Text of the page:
“Each painting starts with a line of text and that line of text is my starting point for finding imagery—the iconography to use in the painting,” Fallah explained in a recent video for the COLA 2020 Artist Focus Series. “Everyday I started this practice of sitting down at our dining room table, which is now covered in plastic—a kind of makeshift art studio—and my son and I will have some creative projects to do. I’ll start making these small works on paper that are based on some of the sketches that I have for the larger paintings and he will do some sort of art and craft project. It’s been really interesting because so much of the work is about raising a child and passing on your values to him.”

Courtesy Shulamit Nazarian, Los Angeles

Installation view of Amir H. Fallah: Remember My Child at Shulamit Nazarian.

The painting Science Is The Antidote, Superstition Is The Disease is a puzzle-like piece that mixes Americana with Islamic mythology and an old map of the world, while They Will Smile To Your Face simulates the composition of an enlarged Persian miniature with imagery from science and art centered around a birdcage with one bird that is caged and another that’s free. Remember My Child, Nowhere Is Safe layers imagery of a maiden spilling wine and black and white hands holding a symbolic plant, placed in front of a floral rug that’s blocking a floor plan of a structure, which is sided by a picture of Columbus being greeted by Native Americans and an hourglass measuring time.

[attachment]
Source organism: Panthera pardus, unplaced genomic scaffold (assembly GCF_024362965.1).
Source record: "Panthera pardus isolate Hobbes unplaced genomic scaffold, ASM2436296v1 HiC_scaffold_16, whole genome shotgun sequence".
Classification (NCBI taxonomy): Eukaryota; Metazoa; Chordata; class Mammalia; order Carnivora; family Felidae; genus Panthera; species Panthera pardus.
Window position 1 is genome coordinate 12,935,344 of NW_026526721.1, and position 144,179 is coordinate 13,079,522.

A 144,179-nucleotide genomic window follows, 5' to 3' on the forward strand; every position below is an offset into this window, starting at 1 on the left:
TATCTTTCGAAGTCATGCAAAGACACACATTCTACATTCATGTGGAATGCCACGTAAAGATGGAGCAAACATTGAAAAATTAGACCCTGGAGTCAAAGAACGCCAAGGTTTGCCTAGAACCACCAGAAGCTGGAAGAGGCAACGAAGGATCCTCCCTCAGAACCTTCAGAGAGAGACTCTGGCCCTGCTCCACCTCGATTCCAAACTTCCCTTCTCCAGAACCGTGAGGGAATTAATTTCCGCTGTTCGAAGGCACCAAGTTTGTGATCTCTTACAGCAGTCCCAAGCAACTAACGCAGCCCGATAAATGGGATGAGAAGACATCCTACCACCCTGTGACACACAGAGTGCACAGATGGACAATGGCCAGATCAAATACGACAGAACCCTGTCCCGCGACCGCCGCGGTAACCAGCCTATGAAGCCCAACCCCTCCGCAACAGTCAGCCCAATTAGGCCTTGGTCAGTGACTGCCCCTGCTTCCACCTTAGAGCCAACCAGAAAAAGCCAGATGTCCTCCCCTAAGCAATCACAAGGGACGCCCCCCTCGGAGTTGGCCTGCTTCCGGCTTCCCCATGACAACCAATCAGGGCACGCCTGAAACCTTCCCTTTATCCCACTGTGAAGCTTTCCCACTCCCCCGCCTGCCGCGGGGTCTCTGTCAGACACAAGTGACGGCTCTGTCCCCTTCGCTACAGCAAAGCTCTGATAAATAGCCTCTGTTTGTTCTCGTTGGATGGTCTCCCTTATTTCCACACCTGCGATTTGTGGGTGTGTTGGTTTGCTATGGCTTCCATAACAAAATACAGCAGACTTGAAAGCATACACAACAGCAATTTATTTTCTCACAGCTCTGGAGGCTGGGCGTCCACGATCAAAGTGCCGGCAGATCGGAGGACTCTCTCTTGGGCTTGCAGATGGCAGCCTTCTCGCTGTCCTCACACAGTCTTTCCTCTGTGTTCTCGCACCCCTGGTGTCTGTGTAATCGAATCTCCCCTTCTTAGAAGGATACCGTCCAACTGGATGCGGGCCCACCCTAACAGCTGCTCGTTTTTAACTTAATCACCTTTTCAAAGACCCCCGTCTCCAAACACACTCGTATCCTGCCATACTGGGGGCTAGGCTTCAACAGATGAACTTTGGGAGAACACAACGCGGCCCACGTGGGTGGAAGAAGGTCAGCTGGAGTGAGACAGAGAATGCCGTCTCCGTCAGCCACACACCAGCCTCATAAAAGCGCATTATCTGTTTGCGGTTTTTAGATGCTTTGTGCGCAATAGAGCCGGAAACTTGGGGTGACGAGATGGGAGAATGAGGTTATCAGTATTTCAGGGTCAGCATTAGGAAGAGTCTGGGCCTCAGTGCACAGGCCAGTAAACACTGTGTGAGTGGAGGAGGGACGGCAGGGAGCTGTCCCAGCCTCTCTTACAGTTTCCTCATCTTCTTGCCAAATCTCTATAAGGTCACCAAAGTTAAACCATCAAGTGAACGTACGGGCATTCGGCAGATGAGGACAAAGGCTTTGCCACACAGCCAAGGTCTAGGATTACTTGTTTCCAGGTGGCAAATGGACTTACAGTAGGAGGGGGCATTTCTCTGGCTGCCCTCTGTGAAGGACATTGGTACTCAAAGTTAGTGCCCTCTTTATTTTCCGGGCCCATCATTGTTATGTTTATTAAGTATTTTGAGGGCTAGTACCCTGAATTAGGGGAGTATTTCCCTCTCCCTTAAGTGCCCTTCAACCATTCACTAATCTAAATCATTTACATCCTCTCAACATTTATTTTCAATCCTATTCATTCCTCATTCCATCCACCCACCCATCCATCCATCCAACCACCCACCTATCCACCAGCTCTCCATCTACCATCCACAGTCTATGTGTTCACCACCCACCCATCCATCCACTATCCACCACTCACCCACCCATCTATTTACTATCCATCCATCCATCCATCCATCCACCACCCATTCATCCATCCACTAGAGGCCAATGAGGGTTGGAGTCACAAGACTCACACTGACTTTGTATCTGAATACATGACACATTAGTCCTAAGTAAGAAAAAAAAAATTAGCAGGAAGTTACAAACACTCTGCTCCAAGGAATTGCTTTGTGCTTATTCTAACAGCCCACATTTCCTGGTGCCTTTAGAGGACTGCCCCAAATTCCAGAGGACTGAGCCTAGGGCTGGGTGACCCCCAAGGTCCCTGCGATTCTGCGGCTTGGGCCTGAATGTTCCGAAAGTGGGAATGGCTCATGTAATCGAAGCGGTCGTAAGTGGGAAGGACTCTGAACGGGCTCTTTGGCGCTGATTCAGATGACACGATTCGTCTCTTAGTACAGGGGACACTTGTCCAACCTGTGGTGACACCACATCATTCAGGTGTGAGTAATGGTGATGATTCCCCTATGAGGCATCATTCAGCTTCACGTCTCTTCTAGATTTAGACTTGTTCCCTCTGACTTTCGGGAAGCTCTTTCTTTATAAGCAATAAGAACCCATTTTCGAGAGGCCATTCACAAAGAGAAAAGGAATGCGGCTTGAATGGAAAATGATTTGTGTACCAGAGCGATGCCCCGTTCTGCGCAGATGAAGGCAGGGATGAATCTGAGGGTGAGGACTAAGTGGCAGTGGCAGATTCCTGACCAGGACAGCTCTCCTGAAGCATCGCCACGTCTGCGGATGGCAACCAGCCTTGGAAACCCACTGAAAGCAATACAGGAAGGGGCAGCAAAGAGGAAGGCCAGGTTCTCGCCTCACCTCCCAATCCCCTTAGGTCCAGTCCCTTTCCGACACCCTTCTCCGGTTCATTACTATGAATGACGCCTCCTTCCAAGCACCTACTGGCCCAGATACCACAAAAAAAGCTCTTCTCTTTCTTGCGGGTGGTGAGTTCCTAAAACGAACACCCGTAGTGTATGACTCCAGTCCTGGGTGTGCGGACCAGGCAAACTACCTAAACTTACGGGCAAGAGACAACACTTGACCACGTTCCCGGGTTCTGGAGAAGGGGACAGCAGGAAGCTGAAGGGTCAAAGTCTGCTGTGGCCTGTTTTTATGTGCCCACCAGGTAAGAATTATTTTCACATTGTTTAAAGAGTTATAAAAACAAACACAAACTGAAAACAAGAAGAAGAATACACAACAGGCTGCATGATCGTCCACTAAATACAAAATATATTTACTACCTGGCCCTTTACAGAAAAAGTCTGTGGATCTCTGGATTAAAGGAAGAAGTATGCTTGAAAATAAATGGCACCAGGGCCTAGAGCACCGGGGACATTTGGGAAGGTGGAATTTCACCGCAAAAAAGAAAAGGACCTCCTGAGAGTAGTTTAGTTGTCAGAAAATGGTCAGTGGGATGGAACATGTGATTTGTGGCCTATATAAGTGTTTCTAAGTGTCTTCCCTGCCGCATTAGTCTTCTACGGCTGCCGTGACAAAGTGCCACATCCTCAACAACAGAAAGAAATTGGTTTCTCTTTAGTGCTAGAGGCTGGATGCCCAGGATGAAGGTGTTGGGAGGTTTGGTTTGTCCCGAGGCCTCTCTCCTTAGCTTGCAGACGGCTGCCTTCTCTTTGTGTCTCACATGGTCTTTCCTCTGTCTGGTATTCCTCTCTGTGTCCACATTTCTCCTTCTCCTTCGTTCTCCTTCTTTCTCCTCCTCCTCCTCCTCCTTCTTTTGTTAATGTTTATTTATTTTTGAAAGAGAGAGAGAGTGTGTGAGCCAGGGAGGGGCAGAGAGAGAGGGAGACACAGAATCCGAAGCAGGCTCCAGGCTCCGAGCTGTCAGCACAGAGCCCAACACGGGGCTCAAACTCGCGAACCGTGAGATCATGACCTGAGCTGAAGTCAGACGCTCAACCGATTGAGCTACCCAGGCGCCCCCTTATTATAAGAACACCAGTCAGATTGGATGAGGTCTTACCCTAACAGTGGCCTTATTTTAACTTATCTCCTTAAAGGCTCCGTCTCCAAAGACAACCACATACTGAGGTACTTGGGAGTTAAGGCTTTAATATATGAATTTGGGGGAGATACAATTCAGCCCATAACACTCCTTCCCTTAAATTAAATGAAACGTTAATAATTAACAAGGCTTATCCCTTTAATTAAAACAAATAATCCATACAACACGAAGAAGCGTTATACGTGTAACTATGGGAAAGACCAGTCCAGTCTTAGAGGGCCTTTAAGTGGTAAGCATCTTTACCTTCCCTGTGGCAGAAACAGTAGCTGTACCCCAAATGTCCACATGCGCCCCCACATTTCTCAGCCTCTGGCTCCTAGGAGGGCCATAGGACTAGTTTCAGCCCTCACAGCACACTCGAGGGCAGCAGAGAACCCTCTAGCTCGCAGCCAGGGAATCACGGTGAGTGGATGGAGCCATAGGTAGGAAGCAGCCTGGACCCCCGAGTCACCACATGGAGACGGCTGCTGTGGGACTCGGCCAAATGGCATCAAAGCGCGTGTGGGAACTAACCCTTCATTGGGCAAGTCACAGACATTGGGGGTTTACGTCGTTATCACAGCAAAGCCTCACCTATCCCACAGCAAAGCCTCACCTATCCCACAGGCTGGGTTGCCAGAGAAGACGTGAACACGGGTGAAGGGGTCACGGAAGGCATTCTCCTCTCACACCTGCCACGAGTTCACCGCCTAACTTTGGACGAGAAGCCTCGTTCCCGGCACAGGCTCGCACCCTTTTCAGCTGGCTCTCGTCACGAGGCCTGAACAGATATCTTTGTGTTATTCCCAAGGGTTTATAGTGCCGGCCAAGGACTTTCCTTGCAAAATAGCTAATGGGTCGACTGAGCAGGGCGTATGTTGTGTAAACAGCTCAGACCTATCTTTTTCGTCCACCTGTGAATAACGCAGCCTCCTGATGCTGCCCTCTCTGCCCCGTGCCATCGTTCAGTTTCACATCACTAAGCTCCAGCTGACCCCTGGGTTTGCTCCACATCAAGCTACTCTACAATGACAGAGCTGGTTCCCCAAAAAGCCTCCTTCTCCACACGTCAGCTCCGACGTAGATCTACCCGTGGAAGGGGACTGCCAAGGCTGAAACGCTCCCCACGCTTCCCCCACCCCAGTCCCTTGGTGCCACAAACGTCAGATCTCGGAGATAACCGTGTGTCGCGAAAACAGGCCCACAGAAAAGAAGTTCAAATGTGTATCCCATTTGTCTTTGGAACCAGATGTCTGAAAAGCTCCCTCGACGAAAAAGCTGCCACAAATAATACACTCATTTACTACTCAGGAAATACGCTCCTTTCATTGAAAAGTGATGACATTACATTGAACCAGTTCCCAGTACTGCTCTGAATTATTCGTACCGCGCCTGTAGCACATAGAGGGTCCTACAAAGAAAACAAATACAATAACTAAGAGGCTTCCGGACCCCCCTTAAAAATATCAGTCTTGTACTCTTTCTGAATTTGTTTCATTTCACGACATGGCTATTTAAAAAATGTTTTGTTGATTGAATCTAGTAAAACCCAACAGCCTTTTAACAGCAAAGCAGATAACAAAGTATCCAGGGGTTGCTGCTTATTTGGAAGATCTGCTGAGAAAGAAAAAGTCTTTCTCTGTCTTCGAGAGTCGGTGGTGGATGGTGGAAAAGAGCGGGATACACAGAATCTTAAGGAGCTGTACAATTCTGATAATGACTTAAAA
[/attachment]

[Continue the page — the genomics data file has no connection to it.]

Three large tondos combine painting and collage to give the blended histories a global perspective that’s embellished by a rich variety of flowers and plants encircling glowing fields of color. Offering a Garden of Eden-type of paradise, they provide hope for a peaceful future, where all of the cultural elements tossed together might live in sync.

About the Author

Paul Laster

Paul Laster is an artist, critic, curator, editor, and lecturer. He is a contributing editor at ArtAsiaPacific and Whitehot Magazine of Contemporary Art and writer for Time Out New York, Galerie Magazine, Harper’s Bazaar Arabia, Architectural Digest, Cultured, Garage Magazine, Ocula, ArtPulse, Observer, Conceptual Fine Arts and Glasstire. He was Artkrush’s founding editor, started The Daily Beast's art section and was art editor of Russell Simmons’ Oneworld Magazine, as well as an Adjunct Curator of Photography at P.S.1 Contemporary Art Center, now MoMA PS1.